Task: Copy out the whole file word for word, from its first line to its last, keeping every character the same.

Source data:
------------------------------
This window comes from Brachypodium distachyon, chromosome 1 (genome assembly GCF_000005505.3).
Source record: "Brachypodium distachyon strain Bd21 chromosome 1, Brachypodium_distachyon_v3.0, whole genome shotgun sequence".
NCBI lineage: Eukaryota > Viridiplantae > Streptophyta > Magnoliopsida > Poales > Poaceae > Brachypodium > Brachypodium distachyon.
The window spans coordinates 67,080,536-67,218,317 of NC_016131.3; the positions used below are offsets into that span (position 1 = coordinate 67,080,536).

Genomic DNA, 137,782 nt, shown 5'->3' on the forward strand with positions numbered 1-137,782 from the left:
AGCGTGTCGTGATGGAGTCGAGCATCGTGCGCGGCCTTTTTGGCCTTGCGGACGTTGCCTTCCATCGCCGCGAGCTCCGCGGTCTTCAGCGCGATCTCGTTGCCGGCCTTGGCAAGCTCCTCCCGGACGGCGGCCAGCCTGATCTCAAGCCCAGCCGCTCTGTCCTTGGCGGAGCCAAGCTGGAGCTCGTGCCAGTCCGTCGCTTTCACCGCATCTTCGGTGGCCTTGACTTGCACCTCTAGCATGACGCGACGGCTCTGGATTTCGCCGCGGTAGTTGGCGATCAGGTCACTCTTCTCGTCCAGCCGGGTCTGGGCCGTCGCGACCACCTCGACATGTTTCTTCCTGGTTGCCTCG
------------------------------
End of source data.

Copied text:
This window comes from Brachypodium distachyon, chromosome 1 (genome assembly GCF_000005505.3).
Source record: "Brachypodium distachyon strain Bd21 chromosome 1, Brachypodium_distachyon_v3.0, whole genome shotgun sequence".
NCBI lineage: Eukaryota > Viridiplantae > Streptophyta > Magnoliopsida > Poales > Poaceae > Brachypodium > Brachypodium distachyon.
The window spans coordinates 67,080,536-67,218,317 of NC_016131.3; the positions used below are offsets into that span (position 1 = coordinate 67,080,536).

Genomic DNA, 137,782 nt, shown 5'->3' on the forward strand with positions numbered 1-137,782 from the left:
AGCGTGTCGTGATGGAGTCGAGCATCGTGCGCGGCCTTTTTGGCCTTGCGGACGTTGCCTTCCATCGCCGCGAGCTCCGCGGTCTTCAGCGCGATCTCGTTGCCGGCCTTGGCAAGCTCCTCCCGGACGGCGGCCAGCCTGATCTCAAGCCCAGCCGCTCTGTCCTTGGCGGAGCCAAGCTGGAGCTCGTGCCAGTCCGTCGCTTTCACCGCATCTTCGGTGGCCTTGACTTGCACCTCTAGCATGACGCGACGGCTCTGGATTTCGCCGCGGTAGTTGGCGATCAGGTCACTCTTCTCGTCCAGCCGGGTCTGGGCCGTCGCGACCACCTCGACATGTTTCTTCCTGGTTGCCTCG